My only real New Year's resolution was to complain less. While my complaining is sometimes just - Amazon.com, for example, deserves nothing if not my ire - I complain way too much about things that don't really matter. One subject on which I was particularly resolved not to whine is the subway. The TTC combines two of my most hated phenomenons: a method of transportation I have no control over, and other people. Many were the mornings I would rail against the lady who leaned her entire body against a communal pole as though unaware that other people might choose to hold onto it rather than faceplant into a hostile stranger's crotch, or the college kid whose enormous backpack took up the space that ought to have been occupied by at least two tiny Asian women. But no more! The subway might not be perfect, I reasoned, but it at least gets me where I need to go, and usually more or less on time. Complaining about it would only waste my negative energy, which I need to save in case I ever meet Peter Singer.
The TTC, apparently, took this as a challenge.
Owing to the always nebulous "signal problems," the Yonge-University-Spadina line was shut down between Bloor and Osgoode. When I got into the Yonge & Bloor subway and saw the kind of crowd that I thought was usually reserved for the Pope, I decided I could wait a half hour and hightailed it out of there for a slice of vegan pizza. Half an hour and a crispy crust later, I tried my luck again, only to find that the Northbound platform had become something of a mosh pit. Even the buskers looked slightly fearful for their lives.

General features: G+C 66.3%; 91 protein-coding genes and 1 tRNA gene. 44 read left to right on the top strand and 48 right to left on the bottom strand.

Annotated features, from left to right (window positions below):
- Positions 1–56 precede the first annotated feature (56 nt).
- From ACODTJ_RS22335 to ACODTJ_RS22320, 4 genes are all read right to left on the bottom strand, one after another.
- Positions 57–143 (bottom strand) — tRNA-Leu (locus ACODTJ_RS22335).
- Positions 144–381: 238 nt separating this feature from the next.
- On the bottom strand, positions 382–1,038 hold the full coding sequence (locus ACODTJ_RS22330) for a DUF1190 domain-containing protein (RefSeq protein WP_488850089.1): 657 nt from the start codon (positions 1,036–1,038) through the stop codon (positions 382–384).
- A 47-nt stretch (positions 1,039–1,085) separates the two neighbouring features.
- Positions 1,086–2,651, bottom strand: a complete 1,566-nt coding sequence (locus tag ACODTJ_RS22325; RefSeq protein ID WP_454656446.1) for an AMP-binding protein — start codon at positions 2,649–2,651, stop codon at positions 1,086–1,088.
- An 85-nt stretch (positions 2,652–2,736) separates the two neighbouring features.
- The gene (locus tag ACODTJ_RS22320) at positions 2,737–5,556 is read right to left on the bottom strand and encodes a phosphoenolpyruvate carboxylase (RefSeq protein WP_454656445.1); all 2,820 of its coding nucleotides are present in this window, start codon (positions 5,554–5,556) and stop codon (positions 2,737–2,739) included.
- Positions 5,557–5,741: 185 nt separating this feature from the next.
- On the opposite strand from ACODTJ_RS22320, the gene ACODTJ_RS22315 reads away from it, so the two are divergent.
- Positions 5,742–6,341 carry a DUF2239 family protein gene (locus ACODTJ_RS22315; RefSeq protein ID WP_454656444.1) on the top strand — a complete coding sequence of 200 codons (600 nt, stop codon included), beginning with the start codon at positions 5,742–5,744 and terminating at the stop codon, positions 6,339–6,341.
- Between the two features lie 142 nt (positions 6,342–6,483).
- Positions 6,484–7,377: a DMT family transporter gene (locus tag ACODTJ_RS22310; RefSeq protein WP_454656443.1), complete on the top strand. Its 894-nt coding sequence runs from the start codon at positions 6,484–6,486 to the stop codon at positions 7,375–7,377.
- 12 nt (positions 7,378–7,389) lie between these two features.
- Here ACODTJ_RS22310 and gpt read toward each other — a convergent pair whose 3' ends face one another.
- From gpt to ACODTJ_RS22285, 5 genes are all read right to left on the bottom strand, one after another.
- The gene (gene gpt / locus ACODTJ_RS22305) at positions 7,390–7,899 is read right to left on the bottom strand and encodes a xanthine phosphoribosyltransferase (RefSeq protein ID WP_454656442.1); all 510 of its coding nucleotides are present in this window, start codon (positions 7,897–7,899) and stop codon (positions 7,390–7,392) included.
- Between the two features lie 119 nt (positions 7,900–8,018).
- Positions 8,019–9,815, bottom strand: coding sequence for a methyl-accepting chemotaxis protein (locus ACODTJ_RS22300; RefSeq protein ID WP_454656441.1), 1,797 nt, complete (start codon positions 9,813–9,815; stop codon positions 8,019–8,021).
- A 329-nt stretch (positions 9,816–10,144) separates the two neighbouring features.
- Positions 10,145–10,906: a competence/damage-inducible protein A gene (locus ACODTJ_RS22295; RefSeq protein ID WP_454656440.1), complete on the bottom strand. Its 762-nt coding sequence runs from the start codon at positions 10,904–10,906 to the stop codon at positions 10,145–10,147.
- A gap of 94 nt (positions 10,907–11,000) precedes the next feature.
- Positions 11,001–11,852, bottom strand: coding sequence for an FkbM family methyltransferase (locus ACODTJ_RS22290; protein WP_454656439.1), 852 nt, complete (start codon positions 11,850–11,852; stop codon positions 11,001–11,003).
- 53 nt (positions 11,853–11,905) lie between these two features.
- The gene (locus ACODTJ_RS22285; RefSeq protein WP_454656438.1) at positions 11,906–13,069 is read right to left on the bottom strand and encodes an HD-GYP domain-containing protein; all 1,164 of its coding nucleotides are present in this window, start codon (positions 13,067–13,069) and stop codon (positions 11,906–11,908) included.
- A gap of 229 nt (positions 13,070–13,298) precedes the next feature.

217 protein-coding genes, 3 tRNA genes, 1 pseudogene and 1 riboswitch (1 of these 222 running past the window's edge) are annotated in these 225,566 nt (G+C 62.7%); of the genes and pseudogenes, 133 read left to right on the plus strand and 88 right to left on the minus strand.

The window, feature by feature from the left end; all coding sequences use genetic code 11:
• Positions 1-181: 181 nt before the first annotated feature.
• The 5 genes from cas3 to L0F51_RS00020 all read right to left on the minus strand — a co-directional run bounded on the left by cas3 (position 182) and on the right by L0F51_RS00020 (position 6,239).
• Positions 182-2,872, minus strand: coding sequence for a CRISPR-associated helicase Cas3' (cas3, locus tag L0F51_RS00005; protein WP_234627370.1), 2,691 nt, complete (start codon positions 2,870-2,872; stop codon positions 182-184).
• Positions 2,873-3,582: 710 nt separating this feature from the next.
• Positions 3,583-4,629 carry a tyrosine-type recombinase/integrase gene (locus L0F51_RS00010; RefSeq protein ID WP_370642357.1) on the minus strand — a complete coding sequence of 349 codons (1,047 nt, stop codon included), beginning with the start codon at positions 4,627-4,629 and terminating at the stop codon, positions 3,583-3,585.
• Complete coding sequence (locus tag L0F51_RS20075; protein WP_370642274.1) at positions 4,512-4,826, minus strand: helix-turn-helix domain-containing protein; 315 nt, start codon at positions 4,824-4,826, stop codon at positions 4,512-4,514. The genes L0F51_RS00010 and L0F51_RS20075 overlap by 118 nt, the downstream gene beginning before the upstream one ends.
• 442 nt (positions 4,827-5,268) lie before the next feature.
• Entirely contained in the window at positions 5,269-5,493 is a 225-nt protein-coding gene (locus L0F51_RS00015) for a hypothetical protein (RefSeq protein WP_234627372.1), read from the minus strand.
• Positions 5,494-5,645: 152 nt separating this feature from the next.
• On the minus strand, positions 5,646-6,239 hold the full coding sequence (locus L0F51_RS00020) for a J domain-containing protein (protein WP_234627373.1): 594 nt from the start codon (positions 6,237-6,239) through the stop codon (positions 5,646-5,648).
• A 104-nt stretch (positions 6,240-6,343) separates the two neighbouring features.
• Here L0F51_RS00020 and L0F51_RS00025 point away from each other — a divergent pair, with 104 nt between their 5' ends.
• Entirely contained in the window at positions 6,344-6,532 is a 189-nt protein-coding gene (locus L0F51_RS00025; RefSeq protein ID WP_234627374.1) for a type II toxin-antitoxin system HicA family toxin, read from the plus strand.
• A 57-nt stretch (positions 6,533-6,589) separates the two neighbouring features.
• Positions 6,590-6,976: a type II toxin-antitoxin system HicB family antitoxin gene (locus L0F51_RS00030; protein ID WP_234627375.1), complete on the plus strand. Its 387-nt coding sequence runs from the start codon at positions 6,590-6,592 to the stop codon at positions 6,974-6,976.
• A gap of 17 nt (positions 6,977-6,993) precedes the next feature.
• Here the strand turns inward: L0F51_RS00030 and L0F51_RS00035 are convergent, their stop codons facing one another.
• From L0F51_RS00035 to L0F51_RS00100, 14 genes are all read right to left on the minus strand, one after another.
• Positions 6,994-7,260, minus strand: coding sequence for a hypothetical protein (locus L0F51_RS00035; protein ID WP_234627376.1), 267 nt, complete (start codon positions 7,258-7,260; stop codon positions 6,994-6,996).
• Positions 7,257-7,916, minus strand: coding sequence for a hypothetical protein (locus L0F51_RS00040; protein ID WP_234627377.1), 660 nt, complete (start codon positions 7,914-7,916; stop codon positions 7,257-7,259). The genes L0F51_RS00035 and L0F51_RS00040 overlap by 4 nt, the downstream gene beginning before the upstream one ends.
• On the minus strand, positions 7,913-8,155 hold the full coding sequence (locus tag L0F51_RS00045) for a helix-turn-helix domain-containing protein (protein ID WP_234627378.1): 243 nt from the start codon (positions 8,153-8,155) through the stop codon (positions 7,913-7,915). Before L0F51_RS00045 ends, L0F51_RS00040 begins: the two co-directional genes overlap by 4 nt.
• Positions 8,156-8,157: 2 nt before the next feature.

Fortuitously, today was the first day all year that I'd worn my enormous boots.
As you can see, those things are nothing if not f'real.
So I walked.
Now, I suppose I should be mad that, despite a 9% fare increase, the TTC still cannot be relied upon to create a public transit system that will actually get me anywhere. And yes, on my long ramble I found many things worth complaining about. For instance, Torontonian business owners have apparently not grasped the incredibly high-tech procedure of dumping some salt on their sidewalks, resulting in what would be called a winter Slip 'n' Slide if Slip 'n' Slides were dirty and dangerous and...ok, it basically was a Slip 'n' Slide. And although my boots are basically foot-shaped tanks, my coat was $30 at Urban Planet and offers about as much protection from the cold as a pair of crossed fingers.
But really, it wasn't that bad. The babushka I improvised out of my scarf kept the snow off my face, and I was warmed by Lady Gaga's ambiguously gendered loins via my iPod. I got to see a lot of Yonge Street, which is actually quite pretty once you get north of the Brass Rail, and while my monthly Metropass is not inexpensive, it's definitely cheaper than a Metropass combined with a gym membership.
I was born in Toronto and I therefore have a right, if not a duty, to complain a damn lot about everything in this city, and twice as much about everything outside of it. But my resolution stands. My feet hurt and I think I have pneumonia, but I still say that any day ending with a fizzy bath bomb and a glass of red wine can't be all bad.